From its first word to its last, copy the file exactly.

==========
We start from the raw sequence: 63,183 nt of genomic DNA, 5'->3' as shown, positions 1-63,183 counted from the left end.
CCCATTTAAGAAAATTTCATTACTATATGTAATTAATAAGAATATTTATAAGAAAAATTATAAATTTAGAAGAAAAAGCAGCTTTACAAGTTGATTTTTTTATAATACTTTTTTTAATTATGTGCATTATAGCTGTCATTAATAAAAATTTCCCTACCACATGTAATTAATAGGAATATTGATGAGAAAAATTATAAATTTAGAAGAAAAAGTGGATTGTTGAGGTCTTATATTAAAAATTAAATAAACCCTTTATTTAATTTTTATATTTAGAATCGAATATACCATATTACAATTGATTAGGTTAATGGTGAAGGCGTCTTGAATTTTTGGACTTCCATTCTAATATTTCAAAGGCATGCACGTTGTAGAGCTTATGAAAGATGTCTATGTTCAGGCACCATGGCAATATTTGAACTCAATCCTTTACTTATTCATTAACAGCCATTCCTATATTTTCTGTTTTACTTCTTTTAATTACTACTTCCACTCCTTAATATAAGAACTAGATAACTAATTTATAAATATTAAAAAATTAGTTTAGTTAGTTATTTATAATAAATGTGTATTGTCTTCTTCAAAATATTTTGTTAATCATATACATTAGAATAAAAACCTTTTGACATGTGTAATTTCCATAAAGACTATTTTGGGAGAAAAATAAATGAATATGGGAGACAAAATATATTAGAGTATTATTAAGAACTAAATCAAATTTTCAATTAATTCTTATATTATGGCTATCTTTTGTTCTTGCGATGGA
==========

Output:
We start from the raw sequence: 63,183 nt of genomic DNA, 5'->3' as shown, positions 1-63,183 counted from the left end.
CCCATTTAAGAAAATTTCATTACTATATGTAATTAATAAGAATATTTATAAGAAAAATTATAAATTTAGAAGAAAAAGCAGCTTTACAAGTTGATTTTTTTATAATACTTTTTTTAATTATGTGCATTATAGCTGTCATTAATAAAAATTTCCCTACCACATGTAATTAATAGGAATATTGATGAGAAAAATTATAAATTTAGAAGAAAAAGTGGATTGTTGAGGTCTTATATTAAAAATTAAATAAACCCTTTATTTAATTTTTATATTTAGAATCGAATATACCATATTACAATTGATTAGGTTAATGGTGAAGGCGTCTTGAATTTTTGGACTTCCATTCTAATATTTCAAAGGCATGCACGTTGTAGAGCTTATGAAAGATGTCTATGTTCAGGCACCATGGCAATATTTGAACTCAATCCTTTACTTATTCATTAACAGCCATTCCTATATTTTCTGTTTTACTTCTTTTAATTACTACTTCCACTCCTTAATATAAGAACTAGATAACTAATTTATAAATATTAAAAAATTAGTTTAGTTAGTTATTTATAATAAATGTGTATTGTCTTCTTCAAAATATTTTGTTAATCATATACATTAGAATAAAAACCTTTTGACATGTGTAATTTCCATAAAGACTATTTTGGGAGAAAAATAAATGAATATGGGAGACAAAATATATTAGAGTATTATTAAGAACTAAATCAAATTTTCAATTAATTCTTATATTATGGCTATCTTTTGTTCTTGCGATGGA